• The envelope structure 16 can be made in a variety of ways. For example, the material forming the sleeve can be perforated before it is made into a cylindrical shape or after it is made into a cylindrical shape. Furthermore, the holes 22 be educated in a variety of ways. However, it is preferred that the holes 22 Have edges that are essentially free of defects, such as signs of wear, which can tend to hinder the flow of droplets in the discontinuous phase. In the exemplary embodiment, the polyester material is disposed between two substantially flat plates. Each plate has a plurality of holes which correspond to a desired hole arrangement for the envelope structure, e.g. B. the hole arrangement of the envelope structure 16 , as in 3 shown. After the polyester material has been arranged between the plates, which are preferably formed from a material whose melting point is substantially higher than that of the polyester material, e.g. B. a metallic material, and the holes in each plate are aligned, a burner or other device is used to melt the material in the region of the holes in the metallic plates, so that holes are formed in the polyester material. This technique essentially creates holes 22 of uniform size with essentially smooth edges. After the holes 22 the polyester material is cut to the required size and rolled into a cylindrical shape, and a side seam is formed using any suitable technique, such as welding or bonding.
  • In use, a fluid to be coalesced, for example an immiscible mixture of aviation fuel and water, is directed to the coalescing element. The fluid passes over the first or open end cap 12 and flows into a central area of the coalescence element. A filter can be in the fluid flow path may be arranged to remove various solid contaminants from the immiscible mixture. For example, a filter can be arranged in the coalescence element. The second or blind end cap 14 forces the fluid through the support core 18 to flow, which is perforated and essentially does not interfere with the flow of the fluid, and through the coalescing medium 10 , the final classifier 20 and the envelope structure 16 , The coalescence medium 10 , as described above, allows the fluid of the continuous phase, e.g. B. the aviation fuel, the passage, during the discontinuous phase, the water, to form droplets in the coalescing medium 10 inclines. The final classification device also allows 20 the fluid of the continuous phase the passage, while the further conglomeration of the droplets to larger droplets in the end classifier 20 is facilitated. Finally, the envelope structure allows 16 the continuous phase fluid to pass through the holes while the discontinuous phase fluid is forced 22 in the envelope structure 16 pass through to form larger droplets of the discontinuous phase fluid. These larger droplets are large enough not to be dragged back into the flow of the continuous phase fluid regardless of how high the radial flow rate through the coalescing element or how high the axial flow along the coalescing element is.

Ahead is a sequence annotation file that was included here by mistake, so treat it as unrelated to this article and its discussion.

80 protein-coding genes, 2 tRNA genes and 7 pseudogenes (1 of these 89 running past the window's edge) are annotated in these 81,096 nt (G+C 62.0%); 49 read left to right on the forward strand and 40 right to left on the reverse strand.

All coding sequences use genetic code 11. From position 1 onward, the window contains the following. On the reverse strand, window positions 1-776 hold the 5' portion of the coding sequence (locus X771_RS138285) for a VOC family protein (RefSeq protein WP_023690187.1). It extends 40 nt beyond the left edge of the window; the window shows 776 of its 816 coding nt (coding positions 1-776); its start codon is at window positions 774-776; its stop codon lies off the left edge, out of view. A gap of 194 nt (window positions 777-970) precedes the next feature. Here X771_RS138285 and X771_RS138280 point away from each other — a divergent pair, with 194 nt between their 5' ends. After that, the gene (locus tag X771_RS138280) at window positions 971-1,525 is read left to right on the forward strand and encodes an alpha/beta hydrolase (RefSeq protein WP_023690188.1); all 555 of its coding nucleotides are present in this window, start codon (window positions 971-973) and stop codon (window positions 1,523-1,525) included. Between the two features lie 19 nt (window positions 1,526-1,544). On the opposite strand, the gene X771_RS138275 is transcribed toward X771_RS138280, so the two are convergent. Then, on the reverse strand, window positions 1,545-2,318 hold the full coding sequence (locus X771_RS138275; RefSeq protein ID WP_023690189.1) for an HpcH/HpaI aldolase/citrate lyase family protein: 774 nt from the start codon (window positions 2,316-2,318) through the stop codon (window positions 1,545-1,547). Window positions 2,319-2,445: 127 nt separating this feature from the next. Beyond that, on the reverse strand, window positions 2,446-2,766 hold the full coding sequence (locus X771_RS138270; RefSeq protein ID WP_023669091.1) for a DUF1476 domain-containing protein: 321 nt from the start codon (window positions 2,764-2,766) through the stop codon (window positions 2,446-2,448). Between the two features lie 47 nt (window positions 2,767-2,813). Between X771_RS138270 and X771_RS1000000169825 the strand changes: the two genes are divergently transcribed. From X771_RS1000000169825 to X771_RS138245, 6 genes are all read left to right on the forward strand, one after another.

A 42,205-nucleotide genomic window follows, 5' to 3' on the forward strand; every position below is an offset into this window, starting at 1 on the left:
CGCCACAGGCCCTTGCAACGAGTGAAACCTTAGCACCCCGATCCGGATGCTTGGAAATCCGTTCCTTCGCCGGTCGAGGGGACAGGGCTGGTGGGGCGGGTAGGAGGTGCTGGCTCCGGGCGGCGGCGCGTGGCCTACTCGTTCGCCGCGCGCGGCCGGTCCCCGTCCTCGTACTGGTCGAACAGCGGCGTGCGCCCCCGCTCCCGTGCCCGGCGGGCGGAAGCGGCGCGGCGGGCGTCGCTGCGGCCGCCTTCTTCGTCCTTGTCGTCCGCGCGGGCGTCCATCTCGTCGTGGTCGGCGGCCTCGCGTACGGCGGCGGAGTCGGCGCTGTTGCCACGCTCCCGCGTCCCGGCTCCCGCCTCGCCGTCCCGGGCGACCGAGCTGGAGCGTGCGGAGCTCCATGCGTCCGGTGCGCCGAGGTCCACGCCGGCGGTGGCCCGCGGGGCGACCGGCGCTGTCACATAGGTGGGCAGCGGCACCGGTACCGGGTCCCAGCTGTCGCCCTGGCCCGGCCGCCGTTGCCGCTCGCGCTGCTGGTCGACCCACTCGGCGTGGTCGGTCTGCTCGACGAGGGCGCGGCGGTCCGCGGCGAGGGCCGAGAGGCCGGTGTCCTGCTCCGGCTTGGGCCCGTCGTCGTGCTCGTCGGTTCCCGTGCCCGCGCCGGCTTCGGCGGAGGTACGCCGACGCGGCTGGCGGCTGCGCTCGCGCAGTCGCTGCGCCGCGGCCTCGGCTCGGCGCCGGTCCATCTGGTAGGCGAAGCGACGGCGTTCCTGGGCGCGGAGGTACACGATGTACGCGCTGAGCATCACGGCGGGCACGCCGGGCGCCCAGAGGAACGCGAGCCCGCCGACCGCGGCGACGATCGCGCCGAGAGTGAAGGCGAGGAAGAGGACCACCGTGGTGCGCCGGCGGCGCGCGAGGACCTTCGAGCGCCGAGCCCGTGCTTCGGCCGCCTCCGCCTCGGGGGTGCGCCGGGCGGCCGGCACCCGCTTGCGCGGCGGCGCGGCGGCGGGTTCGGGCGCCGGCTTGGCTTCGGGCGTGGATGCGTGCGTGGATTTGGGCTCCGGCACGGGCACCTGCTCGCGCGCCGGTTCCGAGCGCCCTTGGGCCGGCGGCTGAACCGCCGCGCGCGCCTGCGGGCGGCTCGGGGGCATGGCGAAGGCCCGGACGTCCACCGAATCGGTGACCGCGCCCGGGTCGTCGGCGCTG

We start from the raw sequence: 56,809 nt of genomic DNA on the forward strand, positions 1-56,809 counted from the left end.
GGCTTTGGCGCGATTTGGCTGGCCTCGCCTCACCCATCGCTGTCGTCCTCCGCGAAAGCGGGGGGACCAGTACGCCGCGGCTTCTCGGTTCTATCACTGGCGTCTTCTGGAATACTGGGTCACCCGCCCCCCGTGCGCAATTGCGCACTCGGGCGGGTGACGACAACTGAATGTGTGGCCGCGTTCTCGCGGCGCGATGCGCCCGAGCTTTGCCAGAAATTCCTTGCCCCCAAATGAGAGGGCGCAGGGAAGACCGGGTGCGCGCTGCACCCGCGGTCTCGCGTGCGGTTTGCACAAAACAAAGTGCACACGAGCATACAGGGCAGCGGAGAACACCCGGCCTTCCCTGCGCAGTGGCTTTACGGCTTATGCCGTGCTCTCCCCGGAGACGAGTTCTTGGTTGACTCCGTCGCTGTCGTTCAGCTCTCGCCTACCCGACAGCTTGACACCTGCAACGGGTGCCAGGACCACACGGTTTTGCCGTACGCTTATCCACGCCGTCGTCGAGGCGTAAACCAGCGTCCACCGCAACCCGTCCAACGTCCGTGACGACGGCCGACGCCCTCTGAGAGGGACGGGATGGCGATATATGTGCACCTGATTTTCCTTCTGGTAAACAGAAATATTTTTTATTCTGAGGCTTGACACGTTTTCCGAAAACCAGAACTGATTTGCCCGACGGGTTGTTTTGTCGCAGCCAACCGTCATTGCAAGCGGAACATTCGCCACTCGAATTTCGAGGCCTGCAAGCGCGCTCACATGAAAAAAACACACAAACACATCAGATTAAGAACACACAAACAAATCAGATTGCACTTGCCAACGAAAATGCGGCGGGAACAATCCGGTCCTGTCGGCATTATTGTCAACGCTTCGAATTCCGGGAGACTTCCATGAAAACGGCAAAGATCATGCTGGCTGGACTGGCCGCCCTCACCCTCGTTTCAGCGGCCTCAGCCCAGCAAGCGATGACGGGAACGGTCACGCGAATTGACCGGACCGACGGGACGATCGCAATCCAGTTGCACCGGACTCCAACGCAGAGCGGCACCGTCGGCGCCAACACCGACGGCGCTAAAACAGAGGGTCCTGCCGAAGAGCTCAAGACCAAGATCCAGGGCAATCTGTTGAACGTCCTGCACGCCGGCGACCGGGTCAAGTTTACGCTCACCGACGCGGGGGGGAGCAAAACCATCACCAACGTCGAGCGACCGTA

• The description above relates on a coalescence element which is flowed through from the inside to the outside, d. H. the fluid to be coalesced enters an inner region of the coalescing medium and flows outwards; however, it is also possible to use a Coalescence element in accordance with the present invention train it from the outside flowed inwards becomes. For example, the coalescing element can be a final classification device and an envelope structure have which on the inside or in the inner region of a cylindrical Coalescence medium can be arranged. The coalescence element can then use one coalescing medium, two with the ends of the coalescing medium connected end caps, one arranged coaxially with the coalescing medium Final classification device and one arranged in the final classification device shell structure exhibit. However, it is also possible an inner and outer support structure to use. The principle of operation is the same as that described above.
  • The present invention is not limited to the special constructions described and have been presented, but is to be understood as all of them Includes modifications that fall within the scope of the appended claims can.

Claims (14)